It’s good to be home. Sitting on the couch in the living room of my apartment here, I’m surrounded by the comforts of the expat life I missed — satellite television, broadband internet, pretty consistent electricity.
But something’s changed. These things don’t feel the same anymore. The luxuries used to make me comfortable; being comfortable, I thought I’d adjusted to India rather well. The last two weeks changed my mind. Since I set out with a friend of mine on a road trip to discover the “other” India, I’ve come to realize that the India I live in is hardly the same for most people in this country.
As we entered Mumbai last week, I called a friend to say that we had finally arrived. “It must have been amazing to see that part of India,” she said. “It is very interesting. But can you imagine actually living there?”
I had to say no. The country I saw over the last two weeks is most definitely not the India I call home. It looks different, sounds different, even tastes different (food is much spicier, for one). What drives life in India’s modern cities is a mixture of dreams, ambitions and hope. But, I learned, what it takes to live in the parts outside the city limits is something very different.
From our time on the road, that’s the lesson I’ll remember: to live out there, in the India beyond the cities, you muct accept and adjust — to whatever, whenever, however. Drivers regularly defy the rules of common sense, to say nothing of traffic laws. Yet not once did I see a moment of road rage or incredulity. I’m hard pressed to think of an instance when a near-miss didn’t end in drivers smiling at each other. They accept, and adjust.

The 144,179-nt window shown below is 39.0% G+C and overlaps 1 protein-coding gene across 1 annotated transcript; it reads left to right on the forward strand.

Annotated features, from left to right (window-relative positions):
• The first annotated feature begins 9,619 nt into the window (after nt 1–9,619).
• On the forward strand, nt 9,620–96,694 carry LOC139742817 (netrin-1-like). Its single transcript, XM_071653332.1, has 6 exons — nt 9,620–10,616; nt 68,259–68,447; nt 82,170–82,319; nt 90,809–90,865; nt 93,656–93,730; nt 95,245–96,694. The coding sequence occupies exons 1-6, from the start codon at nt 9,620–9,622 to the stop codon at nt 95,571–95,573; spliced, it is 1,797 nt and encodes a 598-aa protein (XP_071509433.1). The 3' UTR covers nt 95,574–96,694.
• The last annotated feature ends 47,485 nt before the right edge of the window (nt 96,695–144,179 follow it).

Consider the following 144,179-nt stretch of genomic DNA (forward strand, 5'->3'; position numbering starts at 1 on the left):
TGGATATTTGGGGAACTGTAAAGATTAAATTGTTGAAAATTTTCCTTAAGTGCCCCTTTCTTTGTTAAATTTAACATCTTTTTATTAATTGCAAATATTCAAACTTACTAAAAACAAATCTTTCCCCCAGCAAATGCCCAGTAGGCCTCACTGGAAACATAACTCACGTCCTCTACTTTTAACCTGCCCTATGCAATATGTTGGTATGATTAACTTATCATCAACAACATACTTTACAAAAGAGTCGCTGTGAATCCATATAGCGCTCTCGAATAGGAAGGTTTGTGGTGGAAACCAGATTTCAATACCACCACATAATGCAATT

There’s a Hindi word Indians use often when the unexpected comes up: chalega. Literally, it means “it’ll work” or “it’ll do.” And they use it all the time. Can one more passenger squeeze into a long-haul auto-rickshaw already bursting with a dozen human bodies? Of course: Chalega. What should I do if there’s a truck charging at me head-on? Pull to the left and wait for it to swerve at the last possible moment: Chalega. What happens if my muffler falls off? Re-attach it with some duct tape: Chalega. And if it’s pouring rain and I don’t have an umbrella? Tie a rag around your head and go for a walk: Chalega.
I tend to think I’m a fairly easygoing guy. But I’m not sure I’m laid-back enough for everything I saw. I can’t always say chalega, not to the destitute poverty of children begging the streets of some towns we passed, nor to the poor infrastructure that leaves millions without electricity for hours every day. And I definitely can’t say chalega to the rural health clinics that forced my friend to have his stitches removed and redone in a larger hospital — after lackadaisical care left him with a spreading infection. For me, chalega is not a valid response.
Living in many of the small towns and villages I saw takes an ability to accept and abide, an ability that I just don’t have — mainly because I was raised in America amid comfort and order. But as India develops, and more people become accustomed to similar comforts, I wonder how long that attitude can last. How long will people in the hinterlands of this country accept their lot with a shrug and a nod? How long will people keep making space in already crowded buses and auto-rickshaws for a population bursting at the seams? How long before Indians need more than just a word — chalega — to keep going on?